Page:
The productive pairing take a break.
This lonesome guy seems to have been joined by a mate now.
A cooperating model
Two of many. although I know that some would just say 'too many'!
Popular with the ladies!
6th Mar. I met up with Sam (Under the Hood) at the lake primarily to take a look at how the Great Crested Grebes were progressing and possibly grab some photos. It’s nice to be sharing an interest in the patch with someone so keen. The sun made it look like summer, but there was still that winter chill in the air. We were the only people watching but I suspect that won’t last for long. In fact I know it won’t as I’m aware of photographers preparing to visit. I over heard a conversation the other day when someone expressed surprise that Great Crested Grebes were breeding on ‘a boating lake’. They obviously don’t know the lake well as this small area is no boating lake. I was a little surprised to pick up that someone interested in the Great Crested Grebes didn't know that they have been regular breeders on the lake and have been very productive in recent years. Watching this area is one of the benefits of being a patch birder. You find things that are surprising, but usually only if you keep a regular watch. Killingworth Lake, boating lake or not, has a decent history of attracting birds and you make a mistake if you fall into the trap of thinking it holds only swans and hybrids waiting to be fed bread! There were a few of these being fed bread today mind!
We found the pair of Great Crested Grebes on the smaller lake seemed to be having a break between shifts. There was little action as both birds floated around heads under wings. One eventually stretched its head. A little later both birds showed quite well, but swam away from us around the lake, at least one of them making an occasional dive. That was all of the action seen. In the meantime I did manage a rather nice shot of a Coot. Big and close is how I like them at the moment.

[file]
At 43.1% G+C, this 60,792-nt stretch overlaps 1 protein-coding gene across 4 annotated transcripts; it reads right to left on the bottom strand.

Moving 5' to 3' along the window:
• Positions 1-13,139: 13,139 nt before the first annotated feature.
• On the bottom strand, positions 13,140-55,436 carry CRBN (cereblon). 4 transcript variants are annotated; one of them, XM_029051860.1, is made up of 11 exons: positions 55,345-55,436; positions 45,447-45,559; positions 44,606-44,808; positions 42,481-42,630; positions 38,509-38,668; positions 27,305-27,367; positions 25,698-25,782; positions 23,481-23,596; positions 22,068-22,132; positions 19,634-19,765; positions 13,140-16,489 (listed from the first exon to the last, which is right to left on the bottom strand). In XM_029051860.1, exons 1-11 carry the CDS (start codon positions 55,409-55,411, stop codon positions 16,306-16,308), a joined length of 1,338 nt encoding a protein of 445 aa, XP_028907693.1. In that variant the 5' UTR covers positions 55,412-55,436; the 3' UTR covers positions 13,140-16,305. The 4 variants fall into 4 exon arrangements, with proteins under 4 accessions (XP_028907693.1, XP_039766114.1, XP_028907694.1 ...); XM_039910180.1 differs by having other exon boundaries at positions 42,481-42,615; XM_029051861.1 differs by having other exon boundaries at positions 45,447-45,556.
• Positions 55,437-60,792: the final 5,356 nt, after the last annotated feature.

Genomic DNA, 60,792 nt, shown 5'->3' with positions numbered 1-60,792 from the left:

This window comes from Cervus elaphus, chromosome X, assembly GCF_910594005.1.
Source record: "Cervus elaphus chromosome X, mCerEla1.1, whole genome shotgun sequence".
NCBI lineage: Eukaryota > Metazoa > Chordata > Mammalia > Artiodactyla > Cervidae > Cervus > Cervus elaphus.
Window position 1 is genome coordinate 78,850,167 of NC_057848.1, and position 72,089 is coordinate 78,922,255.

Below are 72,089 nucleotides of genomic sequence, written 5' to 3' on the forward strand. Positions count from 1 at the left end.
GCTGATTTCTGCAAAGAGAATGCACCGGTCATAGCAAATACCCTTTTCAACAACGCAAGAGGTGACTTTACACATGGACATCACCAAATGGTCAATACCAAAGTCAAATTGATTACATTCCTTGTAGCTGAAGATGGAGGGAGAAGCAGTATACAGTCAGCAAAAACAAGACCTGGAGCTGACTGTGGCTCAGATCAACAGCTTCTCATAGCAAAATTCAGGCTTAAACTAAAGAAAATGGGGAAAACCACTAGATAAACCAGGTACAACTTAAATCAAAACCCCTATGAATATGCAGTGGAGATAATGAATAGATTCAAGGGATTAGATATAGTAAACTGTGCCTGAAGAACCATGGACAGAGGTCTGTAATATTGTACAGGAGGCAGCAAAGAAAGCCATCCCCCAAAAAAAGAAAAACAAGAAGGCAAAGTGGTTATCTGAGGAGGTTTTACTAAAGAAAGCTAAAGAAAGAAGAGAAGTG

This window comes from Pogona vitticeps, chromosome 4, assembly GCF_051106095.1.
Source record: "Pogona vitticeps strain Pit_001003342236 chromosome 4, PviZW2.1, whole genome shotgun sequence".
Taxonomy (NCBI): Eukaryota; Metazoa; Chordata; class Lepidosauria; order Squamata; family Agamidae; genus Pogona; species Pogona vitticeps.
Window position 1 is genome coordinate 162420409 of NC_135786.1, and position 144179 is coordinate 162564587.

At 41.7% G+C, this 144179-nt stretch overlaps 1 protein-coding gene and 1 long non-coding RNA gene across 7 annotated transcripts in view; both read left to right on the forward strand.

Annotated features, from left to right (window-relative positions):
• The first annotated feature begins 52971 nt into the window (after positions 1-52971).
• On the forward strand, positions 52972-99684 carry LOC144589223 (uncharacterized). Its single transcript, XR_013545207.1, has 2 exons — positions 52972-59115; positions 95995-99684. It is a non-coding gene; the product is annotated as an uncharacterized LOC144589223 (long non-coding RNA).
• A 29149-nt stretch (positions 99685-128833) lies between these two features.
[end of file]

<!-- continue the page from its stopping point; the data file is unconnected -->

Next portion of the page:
It wasn’t long before Sam and I realised that the lone Great Crested Grebe on the larger lake has now been joined by another. This is the exact same pattern as last year. Unlike the two birds on the small lake which are well into mating now, this pair was at separate ends of the large lake and seeming to have no contact as yet.
There are at least six Goosanders remaining on the lake and a number of Goldeneye still remain. As we watched Sam saw a calling Grey Wagtail fly past. I missed it. Being beside water, and Sam seeing the bird and me missing it is becoming a habit. I have yet to live down the Kingfisher I missed.:-) At least I heard the call this time! The two Oystercatchers were found amongst the Canada Geese.
We decided to take a walk on part of the patch. Passing the old Nuthatch nesting hole we found that there is still no sign of Nuthatches this year. A Sparrowhawk was chased off by a corvid and flew over the village area. We later took a look at last years Sparrowhawk nesting site. The area we walked through will soon be echoing to the sound of Chiffchaff song, but today it was mainly Robin, Dunnock and Wren calls and song. A Wood Pigeon was found sitting on a nest.